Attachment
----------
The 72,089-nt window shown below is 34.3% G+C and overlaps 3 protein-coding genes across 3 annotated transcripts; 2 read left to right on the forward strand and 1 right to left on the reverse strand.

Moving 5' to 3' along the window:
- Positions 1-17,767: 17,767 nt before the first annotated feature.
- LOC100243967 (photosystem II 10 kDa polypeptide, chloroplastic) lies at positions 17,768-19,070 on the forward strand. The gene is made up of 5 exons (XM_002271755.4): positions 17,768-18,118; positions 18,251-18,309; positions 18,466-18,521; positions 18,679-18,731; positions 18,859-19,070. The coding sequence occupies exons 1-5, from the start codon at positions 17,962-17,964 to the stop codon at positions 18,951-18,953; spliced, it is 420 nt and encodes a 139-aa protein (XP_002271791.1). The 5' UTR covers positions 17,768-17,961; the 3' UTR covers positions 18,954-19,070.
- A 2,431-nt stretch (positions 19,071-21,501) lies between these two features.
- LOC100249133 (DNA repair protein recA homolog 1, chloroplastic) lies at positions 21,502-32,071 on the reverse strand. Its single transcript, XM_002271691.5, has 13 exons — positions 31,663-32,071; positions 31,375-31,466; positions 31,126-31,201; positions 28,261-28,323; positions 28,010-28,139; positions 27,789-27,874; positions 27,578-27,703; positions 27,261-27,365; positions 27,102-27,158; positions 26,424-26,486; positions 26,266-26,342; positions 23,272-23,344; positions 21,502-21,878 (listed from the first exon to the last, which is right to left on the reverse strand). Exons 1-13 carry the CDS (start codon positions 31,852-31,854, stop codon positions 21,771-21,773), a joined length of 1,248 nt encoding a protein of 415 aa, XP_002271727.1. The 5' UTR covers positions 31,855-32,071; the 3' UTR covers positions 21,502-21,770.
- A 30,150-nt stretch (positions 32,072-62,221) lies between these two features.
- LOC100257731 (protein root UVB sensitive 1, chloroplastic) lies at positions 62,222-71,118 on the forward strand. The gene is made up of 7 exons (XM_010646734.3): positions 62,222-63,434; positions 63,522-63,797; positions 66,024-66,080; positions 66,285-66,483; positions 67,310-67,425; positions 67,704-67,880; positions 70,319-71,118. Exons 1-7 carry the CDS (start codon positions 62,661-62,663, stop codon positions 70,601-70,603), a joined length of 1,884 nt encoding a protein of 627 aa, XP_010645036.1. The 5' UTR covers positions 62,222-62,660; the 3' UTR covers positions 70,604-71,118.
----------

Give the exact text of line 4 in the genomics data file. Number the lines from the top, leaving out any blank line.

- LOC100243967 (photosystem II 10 kDa polypeptide, chloroplastic) lies at positions 17,768-19,070 on the forward strand. The gene is made up of 5 exons (XM_002271755.4): positions 17,768-18,118; positions 18,251-18,309; positions 18,466-18,521; positions 18,679-18,731; positions 18,859-19,070. The coding sequence occupies exons 1-5, from the start codon at positions 17,962-17,964 to the stop codon at positions 18,951-18,953; spliced, it is 420 nt and encodes a 139-aa protein (XP_002271791.1). The 5' UTR covers positions 17,768-17,961; the 3' UTR covers positions 18,954-19,070.